How to Make Money in Emerging Markets

Emerging markets are not compelling on a long term view - nor do the fundamentals stack up. But there are some fantastic growth opportunities for stock pickers

Emma Wall 20 May, 2014 | 2:32PM
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This article is part of the Morningstar's Guide to What the Experts Say. Click here for our edit on what the professional investors think about economics, equities, bonds, financial advice and portfolio construction.

Emerging markets are not the place for investors to be for the long term – the fundamentals trotted out by most fund managers are false.

Controversially, this is the opinion on one leading emerging market fund manager, BlackRock’s Sam Vecht, who says for the first time in a long time he is positive on his asset class – but investors should proceed with caution.

“Most emerging market managers trot out four reasons why investors should buy into their fund,” he said.

“That emerging economies are growing, that they have little debt, that stocks are cheap and that you are buying into the consumer of the future. All four of these reasons are either misleading or untrue – or both.”

In fact, emerging markets have been flat for the past eight years, returning nothing to investors – with some academics from the London Business School claiming that emerging markets have underperformed for more than 100 years, since 1900.

Add to this, the fact that most managers tend to underperform this lacklustre benchmark – around 85% of active funds underperform the composite index – and you can see Vecht’s point.

Speaking at the recent Morningstar Investment Conference, Vecht said that corporates in emerging markets are not run for shareholders, but for the state, the family and “Mr Big”.

“Government, management and sentiment are all more important when it comes to emerging market investing,” he said. “Even in a good year at some point you will lose 20% at some point as all investors want in or out of the sector at the same time.”

Unlike with developed markets, Vecht claims that asset diversification in emerging markets is pointless.

“Diversifying in emerging markets has no benefit. In the developed world there is a negative correlation between bonds and equities. In emerging markets they are massively correlated,” he said.

“That is very important to remember. When markets are so linked to the macro environment or the government what happens is equities go down 10%, and bonds lose 20% – and you’ve lost 33% after fees.”

Vecht dispelled the ardently held view that thematics drive emerging market returns. The consumer story is oft cited as the reason to have exposure to emerging markets, the growing middle class and their capabilities for consumption should mean that consumer staple stocks have increased revenue streams, and a buoyant share price.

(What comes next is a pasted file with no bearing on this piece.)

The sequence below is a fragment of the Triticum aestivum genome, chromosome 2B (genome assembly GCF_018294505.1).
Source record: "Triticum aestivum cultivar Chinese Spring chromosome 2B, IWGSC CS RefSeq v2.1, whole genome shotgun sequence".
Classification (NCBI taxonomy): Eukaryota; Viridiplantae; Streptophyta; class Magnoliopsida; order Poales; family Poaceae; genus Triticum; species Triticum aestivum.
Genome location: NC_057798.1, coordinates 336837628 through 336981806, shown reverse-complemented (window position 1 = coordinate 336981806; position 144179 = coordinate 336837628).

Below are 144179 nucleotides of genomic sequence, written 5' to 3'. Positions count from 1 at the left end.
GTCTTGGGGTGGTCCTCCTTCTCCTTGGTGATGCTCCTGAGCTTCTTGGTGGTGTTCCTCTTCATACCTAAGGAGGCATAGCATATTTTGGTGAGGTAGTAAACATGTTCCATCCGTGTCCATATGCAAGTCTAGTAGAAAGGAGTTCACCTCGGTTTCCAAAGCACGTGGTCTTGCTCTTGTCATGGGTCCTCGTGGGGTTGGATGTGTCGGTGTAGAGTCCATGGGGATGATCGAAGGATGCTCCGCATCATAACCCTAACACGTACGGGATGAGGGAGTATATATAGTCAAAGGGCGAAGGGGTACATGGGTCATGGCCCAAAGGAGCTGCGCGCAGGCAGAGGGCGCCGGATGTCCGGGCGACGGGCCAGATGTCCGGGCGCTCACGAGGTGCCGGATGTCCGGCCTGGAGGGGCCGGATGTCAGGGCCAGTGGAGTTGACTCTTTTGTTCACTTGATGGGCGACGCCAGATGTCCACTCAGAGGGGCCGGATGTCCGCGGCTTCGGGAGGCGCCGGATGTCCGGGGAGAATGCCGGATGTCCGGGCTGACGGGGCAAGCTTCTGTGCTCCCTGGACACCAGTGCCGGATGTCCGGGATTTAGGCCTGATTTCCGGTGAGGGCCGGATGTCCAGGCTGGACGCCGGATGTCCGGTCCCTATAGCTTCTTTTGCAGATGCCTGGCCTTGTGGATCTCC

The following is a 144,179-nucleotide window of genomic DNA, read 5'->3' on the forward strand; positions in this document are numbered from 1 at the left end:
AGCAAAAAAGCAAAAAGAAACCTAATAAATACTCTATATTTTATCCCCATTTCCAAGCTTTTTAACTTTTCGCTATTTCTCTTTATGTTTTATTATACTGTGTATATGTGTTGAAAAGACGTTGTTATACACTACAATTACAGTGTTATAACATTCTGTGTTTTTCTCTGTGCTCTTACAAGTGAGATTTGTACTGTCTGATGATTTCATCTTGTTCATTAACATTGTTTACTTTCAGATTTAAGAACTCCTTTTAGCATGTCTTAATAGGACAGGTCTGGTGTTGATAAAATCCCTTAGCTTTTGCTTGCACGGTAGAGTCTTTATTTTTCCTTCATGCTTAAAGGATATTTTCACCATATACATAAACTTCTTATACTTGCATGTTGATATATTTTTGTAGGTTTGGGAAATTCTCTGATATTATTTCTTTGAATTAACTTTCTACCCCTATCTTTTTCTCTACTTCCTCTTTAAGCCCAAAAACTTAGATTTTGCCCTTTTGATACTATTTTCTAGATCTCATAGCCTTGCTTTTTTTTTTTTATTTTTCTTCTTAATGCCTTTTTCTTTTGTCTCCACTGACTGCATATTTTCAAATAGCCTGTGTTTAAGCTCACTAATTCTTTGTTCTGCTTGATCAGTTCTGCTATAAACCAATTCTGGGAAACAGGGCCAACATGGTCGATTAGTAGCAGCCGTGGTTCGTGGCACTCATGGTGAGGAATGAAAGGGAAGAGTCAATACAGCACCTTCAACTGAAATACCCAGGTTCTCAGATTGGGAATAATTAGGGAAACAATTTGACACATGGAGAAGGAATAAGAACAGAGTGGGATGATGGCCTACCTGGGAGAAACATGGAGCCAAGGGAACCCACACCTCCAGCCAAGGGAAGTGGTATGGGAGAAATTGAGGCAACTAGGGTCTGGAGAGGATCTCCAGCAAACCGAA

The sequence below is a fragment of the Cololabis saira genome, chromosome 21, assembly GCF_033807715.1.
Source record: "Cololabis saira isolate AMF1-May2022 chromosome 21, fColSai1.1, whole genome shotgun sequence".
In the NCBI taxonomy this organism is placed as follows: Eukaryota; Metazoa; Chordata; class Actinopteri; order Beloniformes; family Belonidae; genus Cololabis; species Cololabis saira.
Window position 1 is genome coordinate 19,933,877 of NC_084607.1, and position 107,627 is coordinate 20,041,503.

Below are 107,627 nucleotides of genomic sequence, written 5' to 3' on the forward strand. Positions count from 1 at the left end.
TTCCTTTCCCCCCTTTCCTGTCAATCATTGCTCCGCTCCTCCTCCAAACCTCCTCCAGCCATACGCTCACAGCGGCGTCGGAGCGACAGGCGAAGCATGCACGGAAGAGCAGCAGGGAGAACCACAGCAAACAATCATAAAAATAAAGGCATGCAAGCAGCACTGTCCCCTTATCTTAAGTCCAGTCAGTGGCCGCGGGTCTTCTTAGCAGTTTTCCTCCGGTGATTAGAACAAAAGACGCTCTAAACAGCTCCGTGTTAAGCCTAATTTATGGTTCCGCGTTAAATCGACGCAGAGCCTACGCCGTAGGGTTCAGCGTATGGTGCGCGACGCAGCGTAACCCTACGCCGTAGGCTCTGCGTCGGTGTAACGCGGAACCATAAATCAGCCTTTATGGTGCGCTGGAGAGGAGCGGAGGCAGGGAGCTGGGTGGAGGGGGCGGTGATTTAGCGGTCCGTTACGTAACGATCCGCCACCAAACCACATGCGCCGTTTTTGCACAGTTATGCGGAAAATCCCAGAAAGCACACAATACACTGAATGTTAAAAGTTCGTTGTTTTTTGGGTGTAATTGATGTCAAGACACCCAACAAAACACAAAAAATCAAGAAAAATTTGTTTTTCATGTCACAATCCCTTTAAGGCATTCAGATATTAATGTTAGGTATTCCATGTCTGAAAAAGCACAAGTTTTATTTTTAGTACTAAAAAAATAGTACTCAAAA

“Thematics do not work. The message actually translate as ‘The consumer has just started consuming and you can get exposure with these already expensive companies that are not growing.’,” he said.

“I mean, if all of China eats another orange what does that mean for Florida?”

The assumption of past growth does not deliver future returns either – in fact more US companies have managed a 10% annual growth figure over the decade to October 2013, than emerging market stocks.

“Perception and reality in emerging markets are often meaningfully at variance with each other, creating significant alpha opportunities both top-down and bottom up,” said Vecht. “How do you profit? Buy cheap equities and cheap currencies that are not getting worse.”

Vecht said valuations matter – and that investors must learn the difference between what makes a good company and what makes a good stock.

“Fancy websites do not matter when it comes to investing – all you should be asking yourself is can you make a return? Look at a company’s cashflow. That is what shareholders get paid out of, not earnings which is a figure made up by an accountant,” he said.

A stock picking approach can be successful, but investors must learn to view emerging markets as not homogenous. Vecht named and shamed those markets he called the “real fragile five”. In November last year, Emily Whiting, of JP Morgan's Emerging Markets Equities team said that there were five markets in particular that have grown in an environment of cheap and easy money - and are therefore most at risk. The currencies of Turkey, Brazil, India, Indonesia and South Africa all suffered the most at tapering rumours.

But Vecht said the real fragile five were to be found in sub-Saharan Africa, where there is extreme illiquidity and lots of debt.

“There are only three stocks that trade several million dollars,” he said. “There are millions people in Africa that will get richer over time, but the question is will you get rich with them?”



The information contained within is for educational and informational purposes ONLY. It is not intended nor should it be considered an invitation or inducement to buy or sell a security or securities noted within nor should it be viewed as a communication intended to persuade or incite you to buy or sell security or securities noted within. Any commentary provided is the opinion of the author and should not be considered a personalised recommendation. The information contained within should not be a person's sole basis for making an investment decision. Please contact your financial professional before making an investment decision.

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Emma Wall  is former Senior International Editor for Morningstar

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